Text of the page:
Tomorrow night, December 31, 2012, marks 150 years since Freedom’s Eve was celebrated throughout the American South. Although the last night of 1862 was not the first time someone held a church service until midnight, that particular New Year’s Eve marked a special moment for some 3 million slaves. President Lincoln’s Emancipation Proclamation would go into effect January 1, 1863 and free the enslaved black families of the rebelling Confederate states. Many African-American churches hold Watch Night Services on the last night of the year to worship God and commemorate the New Year’s Eve night their ancestors waited up to see if freedom would come. Although it would be a couple of years until all American slaves were free and more than a century until the black American realized true equality (particularly in the South), January 1, 1863 still stands as perhaps the single most notable day in the African descendants’ struggle for liberty.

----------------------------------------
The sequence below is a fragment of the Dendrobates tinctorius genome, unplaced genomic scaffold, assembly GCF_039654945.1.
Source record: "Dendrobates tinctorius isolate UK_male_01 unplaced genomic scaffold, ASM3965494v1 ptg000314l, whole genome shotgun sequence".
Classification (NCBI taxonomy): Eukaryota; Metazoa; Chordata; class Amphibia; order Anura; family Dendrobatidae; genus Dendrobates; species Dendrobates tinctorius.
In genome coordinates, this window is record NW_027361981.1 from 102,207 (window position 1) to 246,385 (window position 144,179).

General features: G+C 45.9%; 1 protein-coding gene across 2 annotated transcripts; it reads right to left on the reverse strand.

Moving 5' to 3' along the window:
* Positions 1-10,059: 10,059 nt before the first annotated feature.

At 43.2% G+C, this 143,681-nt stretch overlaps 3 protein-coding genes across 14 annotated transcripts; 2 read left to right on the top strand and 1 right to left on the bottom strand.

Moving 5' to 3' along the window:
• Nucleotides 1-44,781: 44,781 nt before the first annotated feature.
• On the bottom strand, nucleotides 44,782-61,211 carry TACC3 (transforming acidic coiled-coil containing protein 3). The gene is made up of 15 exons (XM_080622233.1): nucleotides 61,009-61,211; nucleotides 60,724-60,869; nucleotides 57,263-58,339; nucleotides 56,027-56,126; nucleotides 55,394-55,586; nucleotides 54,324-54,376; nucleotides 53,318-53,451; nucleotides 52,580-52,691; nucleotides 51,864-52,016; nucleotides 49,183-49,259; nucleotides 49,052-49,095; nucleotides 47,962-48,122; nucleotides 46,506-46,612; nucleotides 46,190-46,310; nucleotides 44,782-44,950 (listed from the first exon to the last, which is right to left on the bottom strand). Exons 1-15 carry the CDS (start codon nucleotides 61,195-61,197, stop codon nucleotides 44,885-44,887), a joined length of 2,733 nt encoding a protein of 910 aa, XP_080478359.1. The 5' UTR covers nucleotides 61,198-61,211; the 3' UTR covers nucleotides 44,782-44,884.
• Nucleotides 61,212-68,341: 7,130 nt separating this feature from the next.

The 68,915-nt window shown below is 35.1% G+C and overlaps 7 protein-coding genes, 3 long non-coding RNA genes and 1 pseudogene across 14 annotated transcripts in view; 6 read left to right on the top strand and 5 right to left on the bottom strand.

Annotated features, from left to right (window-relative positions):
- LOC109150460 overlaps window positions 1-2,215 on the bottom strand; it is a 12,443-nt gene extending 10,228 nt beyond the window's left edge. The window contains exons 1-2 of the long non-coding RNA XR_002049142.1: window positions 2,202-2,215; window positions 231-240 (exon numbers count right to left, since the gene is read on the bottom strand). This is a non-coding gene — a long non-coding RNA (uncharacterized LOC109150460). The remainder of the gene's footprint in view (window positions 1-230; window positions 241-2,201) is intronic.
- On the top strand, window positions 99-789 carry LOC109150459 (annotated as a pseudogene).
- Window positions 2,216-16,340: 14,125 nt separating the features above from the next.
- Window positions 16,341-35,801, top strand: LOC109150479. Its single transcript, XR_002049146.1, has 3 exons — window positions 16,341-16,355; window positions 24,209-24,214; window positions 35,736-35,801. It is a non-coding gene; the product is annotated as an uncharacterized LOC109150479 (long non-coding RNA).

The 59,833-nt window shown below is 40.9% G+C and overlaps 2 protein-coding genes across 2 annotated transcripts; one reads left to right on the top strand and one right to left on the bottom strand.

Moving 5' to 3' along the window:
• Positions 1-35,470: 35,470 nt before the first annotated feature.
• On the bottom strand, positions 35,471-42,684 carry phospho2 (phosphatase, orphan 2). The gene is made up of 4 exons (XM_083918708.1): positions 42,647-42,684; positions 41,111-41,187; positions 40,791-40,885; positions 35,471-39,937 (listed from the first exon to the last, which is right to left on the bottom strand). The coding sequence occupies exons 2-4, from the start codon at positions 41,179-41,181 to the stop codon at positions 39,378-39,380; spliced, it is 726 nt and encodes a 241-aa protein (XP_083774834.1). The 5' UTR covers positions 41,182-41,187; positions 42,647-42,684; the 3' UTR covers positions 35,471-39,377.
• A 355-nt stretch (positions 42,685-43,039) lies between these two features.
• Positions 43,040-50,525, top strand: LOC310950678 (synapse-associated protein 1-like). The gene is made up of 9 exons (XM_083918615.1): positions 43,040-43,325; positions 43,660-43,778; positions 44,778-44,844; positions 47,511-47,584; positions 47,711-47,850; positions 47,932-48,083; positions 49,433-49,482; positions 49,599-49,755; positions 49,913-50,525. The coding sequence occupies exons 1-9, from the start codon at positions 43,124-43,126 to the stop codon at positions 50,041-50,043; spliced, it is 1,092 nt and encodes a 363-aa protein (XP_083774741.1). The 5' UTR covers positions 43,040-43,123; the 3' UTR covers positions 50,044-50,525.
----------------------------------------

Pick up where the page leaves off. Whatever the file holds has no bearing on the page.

As a genealogy hobbyist, I study the records our ancestors left in order to learn their story. For the American slave, few documents exist prior to emancipation. My wife’s relatives – the ancestors of my future children and grandchildren – were held as slaves in Georgia, Mississippi, North Carolina, South Carolina, Tennessee, and Virginia. Some may have attended Watch Night services similar to those still held in our community today. As I reflect on 150 years of freedom for African-Americans, I try to envision those families on Freedom’s Eve. On a long night of great uncertainty and anticipation, these men and women turned to their faith for strength and hope. As with all of our ancestors, I am grateful for the obstacles they endured to provide us with the opportunities of today. I find comfort in hoping that the life we will live in 2013 is the answer to those prayers 150 years ago.